Viruses and Human Cancer

David W. Allen, Philip Cole

Research output: Contribution to journalReview articlepeer-review

35 Scopus citations

Abstract

THE contention that viruses may cause cancer in man rests mainly on analogy with observations in other species, particularly laboratory animals.1, 2 However, even if tumor viruses were known not to cause human cancer they would be a suitable starting place for the study of genetic mechanisms in neoplasia. Oncogenic viruses have from seven to 50 genes, only a few of which are required to confer malignancy on an infected cell. These viruses obviously represent a more promising place to search for oncogenic genes than mammalian cells, which contain two million genes or more.3, 4 Approaches to Cancer Viruses Viruses probably evolved.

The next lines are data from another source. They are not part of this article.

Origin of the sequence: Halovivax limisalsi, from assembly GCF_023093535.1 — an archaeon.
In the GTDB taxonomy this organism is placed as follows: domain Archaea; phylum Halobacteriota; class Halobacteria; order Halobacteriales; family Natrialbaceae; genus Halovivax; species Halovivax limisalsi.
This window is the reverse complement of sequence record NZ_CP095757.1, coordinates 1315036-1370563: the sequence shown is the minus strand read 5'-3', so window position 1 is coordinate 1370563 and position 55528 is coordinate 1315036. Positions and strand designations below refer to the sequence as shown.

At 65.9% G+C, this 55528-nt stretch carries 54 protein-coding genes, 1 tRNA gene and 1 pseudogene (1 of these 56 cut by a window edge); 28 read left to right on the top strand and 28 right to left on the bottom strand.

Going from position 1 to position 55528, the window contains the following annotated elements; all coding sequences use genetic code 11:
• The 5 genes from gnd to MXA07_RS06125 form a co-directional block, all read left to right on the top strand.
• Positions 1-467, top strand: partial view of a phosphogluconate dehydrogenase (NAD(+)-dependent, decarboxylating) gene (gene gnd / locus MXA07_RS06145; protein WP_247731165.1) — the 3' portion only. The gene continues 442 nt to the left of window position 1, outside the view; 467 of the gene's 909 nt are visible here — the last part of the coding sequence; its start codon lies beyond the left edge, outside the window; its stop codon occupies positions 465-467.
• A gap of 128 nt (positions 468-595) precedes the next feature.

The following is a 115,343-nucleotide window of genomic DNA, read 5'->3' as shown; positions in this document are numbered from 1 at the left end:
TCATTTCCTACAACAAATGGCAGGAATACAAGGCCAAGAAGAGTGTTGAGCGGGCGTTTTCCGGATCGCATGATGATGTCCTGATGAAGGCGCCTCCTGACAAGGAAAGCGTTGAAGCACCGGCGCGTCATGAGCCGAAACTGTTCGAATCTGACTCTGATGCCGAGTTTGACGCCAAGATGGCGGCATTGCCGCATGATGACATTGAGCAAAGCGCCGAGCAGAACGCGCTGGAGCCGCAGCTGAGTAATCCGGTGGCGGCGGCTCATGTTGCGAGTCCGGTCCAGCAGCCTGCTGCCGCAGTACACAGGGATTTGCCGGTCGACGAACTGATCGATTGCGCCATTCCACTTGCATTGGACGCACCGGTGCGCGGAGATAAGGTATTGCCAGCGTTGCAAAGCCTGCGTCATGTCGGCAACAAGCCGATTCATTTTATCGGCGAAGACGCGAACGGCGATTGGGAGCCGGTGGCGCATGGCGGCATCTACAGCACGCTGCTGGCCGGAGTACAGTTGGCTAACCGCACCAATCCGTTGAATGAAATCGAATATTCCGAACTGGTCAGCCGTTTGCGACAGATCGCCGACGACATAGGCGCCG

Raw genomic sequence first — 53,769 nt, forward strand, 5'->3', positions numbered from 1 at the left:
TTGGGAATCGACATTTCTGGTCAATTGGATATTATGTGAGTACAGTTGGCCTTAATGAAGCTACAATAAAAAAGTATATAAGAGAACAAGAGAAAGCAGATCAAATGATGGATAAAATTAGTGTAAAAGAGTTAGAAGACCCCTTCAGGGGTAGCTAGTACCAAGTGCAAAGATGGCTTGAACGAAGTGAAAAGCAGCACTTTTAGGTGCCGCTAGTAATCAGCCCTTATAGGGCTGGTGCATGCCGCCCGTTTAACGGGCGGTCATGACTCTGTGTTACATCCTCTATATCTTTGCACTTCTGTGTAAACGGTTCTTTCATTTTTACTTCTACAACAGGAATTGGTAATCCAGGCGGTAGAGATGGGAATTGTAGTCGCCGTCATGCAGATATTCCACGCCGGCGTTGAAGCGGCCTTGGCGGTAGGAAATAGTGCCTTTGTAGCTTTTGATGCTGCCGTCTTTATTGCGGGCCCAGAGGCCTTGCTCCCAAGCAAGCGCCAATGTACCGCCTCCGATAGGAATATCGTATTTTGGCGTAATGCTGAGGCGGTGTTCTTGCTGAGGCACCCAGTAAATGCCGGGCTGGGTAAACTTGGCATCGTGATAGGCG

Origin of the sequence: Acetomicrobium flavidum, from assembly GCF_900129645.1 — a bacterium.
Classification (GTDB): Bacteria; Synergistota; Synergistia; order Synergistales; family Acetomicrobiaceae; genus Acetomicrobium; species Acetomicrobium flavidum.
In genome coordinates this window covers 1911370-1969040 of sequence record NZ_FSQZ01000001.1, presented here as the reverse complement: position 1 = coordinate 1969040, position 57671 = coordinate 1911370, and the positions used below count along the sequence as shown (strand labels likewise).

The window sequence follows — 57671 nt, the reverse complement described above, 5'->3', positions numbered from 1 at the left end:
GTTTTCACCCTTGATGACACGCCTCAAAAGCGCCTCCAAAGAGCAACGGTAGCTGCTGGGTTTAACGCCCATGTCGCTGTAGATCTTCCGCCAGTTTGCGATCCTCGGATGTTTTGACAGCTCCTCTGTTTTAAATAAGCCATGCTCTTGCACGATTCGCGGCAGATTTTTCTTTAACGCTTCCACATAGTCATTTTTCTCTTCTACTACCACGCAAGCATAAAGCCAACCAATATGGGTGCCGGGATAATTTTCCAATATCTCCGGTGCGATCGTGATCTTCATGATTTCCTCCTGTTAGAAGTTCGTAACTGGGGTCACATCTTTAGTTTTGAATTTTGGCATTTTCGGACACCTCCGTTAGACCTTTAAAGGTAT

Original languageEnglish (US)
Pages (from-to)70-82
Number of pages13
JournalNew England Journal of Medicine
Volume286
Issue number2
DOIs
StatePublished - Jan 13 1972

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